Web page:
The President's Health Care Offsets
June 13 - In this morning's weekly radio address, President Obama again made the case for health care reform, arguing that it is "essential to restoring fiscal responsibility." To ensure his health care reform plan will be deficit neutral over the next decade, the President anounced $313 billion in additional savings beyond the $635 billion in offsets outline in the President's Budget.
Most of the savings proposed, this morning, are from the following three measures (quoted from the Administration):
- Incorporate productivity adjustments into Medicare payment updates. Productivity in the U.S. economy has been improving over time. However, most Medicare payments have not been systematically adjusted to reflect these system-wide improvements. We should permanently adjust most annual Medicare payment updates by half of the economy-wide productivity factor estimated by the Bureau of Labor Statistics. This adjustment will encourage greater efficiency in health care provision, while more accurately aligning Medicare payments with provider costs.
- Reduce subsidies to hospitals for treating the uninsured as coverage increases. Instead of paying hospitals to treat patients without health insurance, we should give people coverage so that they have insurance to begin with. As health reform phases in, the number of uninsured will go down, and we would be able to reduce payments to hospitals for treating those previously uncovered. This would be done by establishing a new mandatory mechanism to better target payments to hospitals for unreimbursed care remaining after coverage increases. Beginning in FY 2013, payments would be gradually phased down so that by 2019, funding would equal 25 percent of Medicare/Medicaid Disproportionate Share Hospitals (DSH) funding in 2013, and updated by inflation.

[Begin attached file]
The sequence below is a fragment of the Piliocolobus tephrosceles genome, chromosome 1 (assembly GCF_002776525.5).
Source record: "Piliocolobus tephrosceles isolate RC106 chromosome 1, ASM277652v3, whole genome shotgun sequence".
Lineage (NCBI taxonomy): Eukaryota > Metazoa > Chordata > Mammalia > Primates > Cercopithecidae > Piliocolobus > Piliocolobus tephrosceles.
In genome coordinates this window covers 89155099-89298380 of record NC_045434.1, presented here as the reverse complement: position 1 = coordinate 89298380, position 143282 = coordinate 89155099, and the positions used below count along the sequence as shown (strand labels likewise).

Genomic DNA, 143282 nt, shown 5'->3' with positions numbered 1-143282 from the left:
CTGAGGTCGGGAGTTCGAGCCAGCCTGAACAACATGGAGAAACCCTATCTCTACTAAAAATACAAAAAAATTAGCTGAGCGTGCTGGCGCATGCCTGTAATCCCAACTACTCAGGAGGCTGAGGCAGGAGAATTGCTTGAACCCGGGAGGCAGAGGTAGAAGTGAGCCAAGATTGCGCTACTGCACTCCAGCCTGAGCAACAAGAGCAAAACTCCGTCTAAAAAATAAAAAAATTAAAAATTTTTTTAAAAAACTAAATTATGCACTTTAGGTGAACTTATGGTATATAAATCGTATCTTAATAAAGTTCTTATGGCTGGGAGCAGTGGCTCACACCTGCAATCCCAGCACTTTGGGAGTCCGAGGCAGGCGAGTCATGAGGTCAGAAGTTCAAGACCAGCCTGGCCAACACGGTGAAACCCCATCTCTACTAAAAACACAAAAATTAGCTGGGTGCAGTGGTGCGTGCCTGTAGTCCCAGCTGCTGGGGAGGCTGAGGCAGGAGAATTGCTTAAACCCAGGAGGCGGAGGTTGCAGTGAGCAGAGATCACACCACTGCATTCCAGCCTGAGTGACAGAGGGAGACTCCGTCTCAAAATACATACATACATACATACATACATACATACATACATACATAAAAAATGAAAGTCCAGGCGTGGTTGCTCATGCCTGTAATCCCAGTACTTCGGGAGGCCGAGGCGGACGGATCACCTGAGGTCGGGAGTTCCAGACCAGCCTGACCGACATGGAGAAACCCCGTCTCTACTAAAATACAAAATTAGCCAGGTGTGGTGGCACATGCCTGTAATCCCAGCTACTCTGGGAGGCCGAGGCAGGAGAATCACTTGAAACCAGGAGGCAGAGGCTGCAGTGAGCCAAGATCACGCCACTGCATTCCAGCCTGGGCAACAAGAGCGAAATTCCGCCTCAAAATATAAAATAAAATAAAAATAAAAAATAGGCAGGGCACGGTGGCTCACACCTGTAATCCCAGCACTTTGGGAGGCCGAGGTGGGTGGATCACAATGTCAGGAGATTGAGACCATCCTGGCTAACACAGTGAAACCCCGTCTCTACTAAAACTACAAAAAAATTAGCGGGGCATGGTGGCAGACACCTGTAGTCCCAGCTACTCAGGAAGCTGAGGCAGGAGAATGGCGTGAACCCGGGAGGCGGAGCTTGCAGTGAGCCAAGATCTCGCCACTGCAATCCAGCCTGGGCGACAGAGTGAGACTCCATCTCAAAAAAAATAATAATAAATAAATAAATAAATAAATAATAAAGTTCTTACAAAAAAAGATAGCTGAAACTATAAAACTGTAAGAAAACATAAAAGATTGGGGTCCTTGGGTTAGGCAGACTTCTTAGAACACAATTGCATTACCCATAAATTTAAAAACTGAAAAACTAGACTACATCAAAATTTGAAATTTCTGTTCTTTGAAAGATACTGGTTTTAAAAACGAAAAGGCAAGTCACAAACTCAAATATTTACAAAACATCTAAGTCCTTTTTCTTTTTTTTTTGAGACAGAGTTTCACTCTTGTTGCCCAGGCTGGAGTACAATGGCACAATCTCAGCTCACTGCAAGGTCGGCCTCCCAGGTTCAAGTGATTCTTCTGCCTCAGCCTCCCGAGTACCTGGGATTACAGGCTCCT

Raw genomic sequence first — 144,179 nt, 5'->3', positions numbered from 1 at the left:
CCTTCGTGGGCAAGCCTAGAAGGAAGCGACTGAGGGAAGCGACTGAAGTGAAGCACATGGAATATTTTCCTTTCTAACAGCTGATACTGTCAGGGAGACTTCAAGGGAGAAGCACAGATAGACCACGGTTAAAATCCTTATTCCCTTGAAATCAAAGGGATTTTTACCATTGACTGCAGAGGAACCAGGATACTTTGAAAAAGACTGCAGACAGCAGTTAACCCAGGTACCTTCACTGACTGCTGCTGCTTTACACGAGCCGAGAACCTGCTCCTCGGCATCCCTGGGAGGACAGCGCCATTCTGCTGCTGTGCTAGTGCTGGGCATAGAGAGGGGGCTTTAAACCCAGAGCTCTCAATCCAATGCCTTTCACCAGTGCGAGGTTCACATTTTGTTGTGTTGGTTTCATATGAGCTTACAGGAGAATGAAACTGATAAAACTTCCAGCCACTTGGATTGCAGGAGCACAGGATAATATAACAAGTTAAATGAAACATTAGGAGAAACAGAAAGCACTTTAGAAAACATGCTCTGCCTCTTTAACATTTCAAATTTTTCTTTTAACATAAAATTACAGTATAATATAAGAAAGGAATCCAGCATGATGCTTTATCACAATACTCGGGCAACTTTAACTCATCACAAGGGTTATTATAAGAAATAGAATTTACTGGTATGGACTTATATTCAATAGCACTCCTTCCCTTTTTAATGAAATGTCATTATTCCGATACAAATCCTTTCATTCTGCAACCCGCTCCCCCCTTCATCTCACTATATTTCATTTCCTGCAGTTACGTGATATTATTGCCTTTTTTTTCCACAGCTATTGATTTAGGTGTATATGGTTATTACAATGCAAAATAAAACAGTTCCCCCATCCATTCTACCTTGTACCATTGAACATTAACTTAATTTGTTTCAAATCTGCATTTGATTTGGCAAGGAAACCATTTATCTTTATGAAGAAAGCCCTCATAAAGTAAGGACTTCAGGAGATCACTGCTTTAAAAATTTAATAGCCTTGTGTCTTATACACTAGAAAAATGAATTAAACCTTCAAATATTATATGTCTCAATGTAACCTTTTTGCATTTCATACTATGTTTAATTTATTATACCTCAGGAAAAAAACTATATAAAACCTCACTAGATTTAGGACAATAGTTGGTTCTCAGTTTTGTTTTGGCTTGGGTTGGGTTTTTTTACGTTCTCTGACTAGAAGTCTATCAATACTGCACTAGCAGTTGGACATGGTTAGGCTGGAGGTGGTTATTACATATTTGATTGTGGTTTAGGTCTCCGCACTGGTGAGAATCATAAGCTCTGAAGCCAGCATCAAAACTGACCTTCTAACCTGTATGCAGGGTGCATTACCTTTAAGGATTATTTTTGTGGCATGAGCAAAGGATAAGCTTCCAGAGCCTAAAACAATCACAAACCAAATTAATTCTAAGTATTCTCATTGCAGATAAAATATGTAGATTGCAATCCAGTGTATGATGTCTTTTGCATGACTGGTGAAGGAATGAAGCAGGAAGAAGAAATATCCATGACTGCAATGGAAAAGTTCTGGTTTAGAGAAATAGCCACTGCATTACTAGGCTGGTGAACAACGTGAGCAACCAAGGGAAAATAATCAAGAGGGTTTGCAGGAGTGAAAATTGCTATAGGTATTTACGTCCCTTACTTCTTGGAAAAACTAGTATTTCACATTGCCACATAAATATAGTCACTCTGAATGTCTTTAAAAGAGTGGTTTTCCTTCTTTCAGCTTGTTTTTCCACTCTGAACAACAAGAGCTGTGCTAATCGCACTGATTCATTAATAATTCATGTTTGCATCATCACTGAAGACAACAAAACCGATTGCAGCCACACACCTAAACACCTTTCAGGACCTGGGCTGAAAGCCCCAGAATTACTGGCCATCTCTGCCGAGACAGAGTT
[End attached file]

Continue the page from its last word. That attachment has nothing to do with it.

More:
- Pay better prices for Medicare Part D drugs. In its meeting with the President and subsequent communication, the pharmaceutical industry has committed itself to helping to control the rate of growth in health care spending. There are a variety of ways to achieve this goal. For example, drug reimbursement could be reduced for beneficiaries dually eligible for Medicare and Medicaid. The Administration is working with the Congress to develop the most appropriate policy to achieve these savings.